These dealers and those who buy these guns are technically breaking the law as interpreted by the Supreme Court. The SCOTUS Blog retells the Supreme Court Case of Abramski v. The United States where in November of 2009 a police officer by the name of Bruce Abramski purchased a Glock 19 pistol for his uncle in Pennsylvania for saving some money on the gun. However, a year later he was indicted for lying on his background track by indicating that he was the buyer of the gun. He challenged this ruling which made it all the way up to the Supreme Court where, in a 5-4 decision they determined this practice to be a straw purchase and illegal (9). This widened the interpretation for what a straw purchase is. Unfortunately, this did not respond in more jurisdictions taking straw gun purchases more seriously. Hansi Lo Wang of NPR in December of 2015 explains that while the penalties for straw gun purchases at a maximum of 10 years in prison and a $250,000 fine, many gun experts, including Daniel Webster, head of the John Hopkins Center for Gun Policy and Research and retired Assistant Director of the Bureau of Alcohol, Tobacco, and Firearms, say that the reason many don’t get convicted is because prosecutors have to show a direct link between the straw purchaser and the person who received the gun through the other person as a proxy, which is hard (10). Because of this, many criminals will never face penalty and will put someone’s life at risk because of their negligent actions. The black market is prospering and criminals now have a steady supply of weapons. However, with federal action to scrutinize gun shops across America that are shown to sell to straw purchasers, we can stop this cycle of madness. Remember, most trafficked guns, including crime guns and straw gun purchased guns, are attributed to 1% of licensed dealers. This would mean that increased scrutiny for who can sell and increased regulations by scrutinizing straw-gun purchases will be the best possible solution to the problem at hand. But this resolution makes sure that any restriction on use of firearms would have to be stopped. This would include the laws governing straw gun purchases and future attempts at stopping the problem of straw gun purchases. Since we value the people in this debate, we have an obligation to negate to address the large bulk of murders in the status quo and to protect the general welfare of the people.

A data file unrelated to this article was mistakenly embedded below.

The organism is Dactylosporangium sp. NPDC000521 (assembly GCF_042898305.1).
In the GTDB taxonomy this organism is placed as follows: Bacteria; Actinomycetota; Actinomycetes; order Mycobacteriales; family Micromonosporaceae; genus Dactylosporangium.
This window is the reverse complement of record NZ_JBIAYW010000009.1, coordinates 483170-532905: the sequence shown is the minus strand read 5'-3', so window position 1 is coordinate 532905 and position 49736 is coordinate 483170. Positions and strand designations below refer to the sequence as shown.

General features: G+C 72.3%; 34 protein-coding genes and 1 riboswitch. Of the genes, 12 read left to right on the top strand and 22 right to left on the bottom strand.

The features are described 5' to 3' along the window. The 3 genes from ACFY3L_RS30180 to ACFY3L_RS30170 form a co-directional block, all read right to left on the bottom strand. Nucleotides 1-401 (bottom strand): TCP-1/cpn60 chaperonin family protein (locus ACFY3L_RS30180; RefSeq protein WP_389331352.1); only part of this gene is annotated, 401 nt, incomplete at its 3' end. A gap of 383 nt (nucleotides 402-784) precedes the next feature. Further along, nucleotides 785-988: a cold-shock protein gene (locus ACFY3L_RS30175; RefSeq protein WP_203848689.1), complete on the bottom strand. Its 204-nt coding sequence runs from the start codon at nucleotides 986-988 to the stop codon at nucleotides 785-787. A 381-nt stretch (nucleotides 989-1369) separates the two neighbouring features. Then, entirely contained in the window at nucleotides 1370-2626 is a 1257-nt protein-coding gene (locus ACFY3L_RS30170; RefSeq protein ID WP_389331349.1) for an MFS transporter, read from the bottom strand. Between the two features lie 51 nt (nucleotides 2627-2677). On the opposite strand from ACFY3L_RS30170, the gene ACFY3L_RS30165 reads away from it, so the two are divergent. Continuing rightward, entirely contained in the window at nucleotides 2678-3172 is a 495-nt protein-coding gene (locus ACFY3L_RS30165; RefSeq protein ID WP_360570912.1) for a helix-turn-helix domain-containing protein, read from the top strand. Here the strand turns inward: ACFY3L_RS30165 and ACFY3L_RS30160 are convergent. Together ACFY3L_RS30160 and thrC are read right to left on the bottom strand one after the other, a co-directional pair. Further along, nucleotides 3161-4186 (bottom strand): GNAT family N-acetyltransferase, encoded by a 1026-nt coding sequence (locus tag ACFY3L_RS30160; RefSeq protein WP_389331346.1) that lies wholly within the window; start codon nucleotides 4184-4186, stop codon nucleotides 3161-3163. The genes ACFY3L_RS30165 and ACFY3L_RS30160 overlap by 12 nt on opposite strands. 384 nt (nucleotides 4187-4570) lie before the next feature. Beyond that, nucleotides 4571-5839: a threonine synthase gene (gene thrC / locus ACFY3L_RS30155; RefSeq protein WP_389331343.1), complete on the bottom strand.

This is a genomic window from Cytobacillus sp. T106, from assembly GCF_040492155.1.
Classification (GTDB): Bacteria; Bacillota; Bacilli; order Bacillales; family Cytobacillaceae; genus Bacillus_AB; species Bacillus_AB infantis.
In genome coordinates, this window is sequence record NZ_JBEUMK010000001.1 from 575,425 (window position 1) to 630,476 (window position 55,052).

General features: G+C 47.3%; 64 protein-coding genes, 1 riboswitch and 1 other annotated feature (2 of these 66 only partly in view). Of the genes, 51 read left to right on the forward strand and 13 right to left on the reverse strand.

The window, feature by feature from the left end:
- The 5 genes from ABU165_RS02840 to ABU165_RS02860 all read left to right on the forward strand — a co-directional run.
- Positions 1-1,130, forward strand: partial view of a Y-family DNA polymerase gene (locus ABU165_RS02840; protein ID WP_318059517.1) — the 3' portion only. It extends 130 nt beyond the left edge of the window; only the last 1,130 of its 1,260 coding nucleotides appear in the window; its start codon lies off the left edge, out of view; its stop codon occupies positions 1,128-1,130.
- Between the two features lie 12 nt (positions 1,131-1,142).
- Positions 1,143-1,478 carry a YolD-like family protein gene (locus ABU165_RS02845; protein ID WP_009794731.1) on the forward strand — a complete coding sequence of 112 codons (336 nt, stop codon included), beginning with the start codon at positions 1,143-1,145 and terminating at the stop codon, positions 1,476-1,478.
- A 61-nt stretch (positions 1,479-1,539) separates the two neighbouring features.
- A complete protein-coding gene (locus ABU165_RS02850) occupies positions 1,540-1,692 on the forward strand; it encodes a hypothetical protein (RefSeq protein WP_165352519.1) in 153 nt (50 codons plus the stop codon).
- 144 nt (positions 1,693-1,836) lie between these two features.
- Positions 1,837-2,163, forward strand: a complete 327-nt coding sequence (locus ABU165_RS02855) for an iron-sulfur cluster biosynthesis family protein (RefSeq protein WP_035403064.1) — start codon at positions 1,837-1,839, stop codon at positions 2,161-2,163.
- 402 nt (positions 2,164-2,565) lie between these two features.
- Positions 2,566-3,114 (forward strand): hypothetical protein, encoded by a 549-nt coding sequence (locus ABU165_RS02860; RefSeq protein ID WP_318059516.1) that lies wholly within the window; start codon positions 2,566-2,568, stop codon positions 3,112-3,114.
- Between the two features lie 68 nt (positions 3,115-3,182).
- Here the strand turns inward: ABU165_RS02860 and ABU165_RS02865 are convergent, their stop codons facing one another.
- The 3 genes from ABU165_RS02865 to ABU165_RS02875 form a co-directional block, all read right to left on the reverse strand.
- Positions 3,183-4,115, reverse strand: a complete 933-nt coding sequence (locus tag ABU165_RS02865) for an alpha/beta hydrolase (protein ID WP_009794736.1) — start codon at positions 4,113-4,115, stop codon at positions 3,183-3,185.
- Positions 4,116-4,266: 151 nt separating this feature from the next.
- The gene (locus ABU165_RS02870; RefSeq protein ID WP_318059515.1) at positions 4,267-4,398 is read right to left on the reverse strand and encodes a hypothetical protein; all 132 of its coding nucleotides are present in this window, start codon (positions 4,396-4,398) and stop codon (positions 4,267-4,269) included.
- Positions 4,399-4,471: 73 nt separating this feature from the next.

Conclusion

Realize that when viewing this debate through the metric of lives and the loss of said lives, the negation wins on the grounds of gun accidents occurring in youth and crime guns. Thus, negate this resolution.

Sources

1. (http://tinyurl.com...)
2. (http://tinyurl.com...)
3. (http://tinyurl.com...)
4. (http://tinyurl.com...)
5. (http://tinyurl.com...)
6. (http://tinyurl.com...)
7. (http://tinyurl.com...)
8. (http://tinyurl.com...)
9. (http://tinyurl.com...)
10. (http://tinyurl.com...)
11. (http://tinyurl.com...)

Debate Round No. 2
Capitalistslave

Pro

I wish to address the first example my opponent gave of Child Access Prevention laws. These laws do not prohibit the use of guns in any way, so it does not go against my original defining of regulating guns by preventing the use of them. However, I do realize one flaw in my argument that I concede, I never did state an age range on guns. I agree that young children are incapable of properly using a gun and can endanger the lives of others. Children should not have access to guns.

Since this is contradictory to what I originally said, because I had no limits on gun use outlined, and I didn't make everything clear, I will either concede this debate to my opponent for pointing out an instance that makes complete sense to regulate gun use, or if my opponent wishes to give me a fair debate now that I recognized an instance where I personally would be fine with regulation, we can set up a new debate specifically with you if you wish to do this one more time but with any instances where I think gun regulation makes sense is outlined, and where it shouldn't regulated is outlined as well.

It's up to my opponent, I will be fine with conceding this debate to them, or if they would rather have a more challenging debate, we could start a new one where I outline instances where even I see it as okay for there to be some sort of regulation on guns. One instance is that there should be an age minimum for purchasing a gun.

So, would you prefer to continue this debate where I concede, or would you rather set up a new one where I better outline exceptions to my general rule of that guns should not be regulated?
blamonkey

Con

I'll accept the new debate challenge, but I would still like you to concede the remaining rounds. But, yeah, I'll debate you again.
Debate Round No. 3
Capitalistslave

Pro

As I stated above, I'm conceding this debate
blamonkey

Con

Extend my points, please.
Debate Round No. 4
9 comments have been posted on this debate. Showing 1 through 9 records.
Posted by whiteflame 6 days ago
whiteflame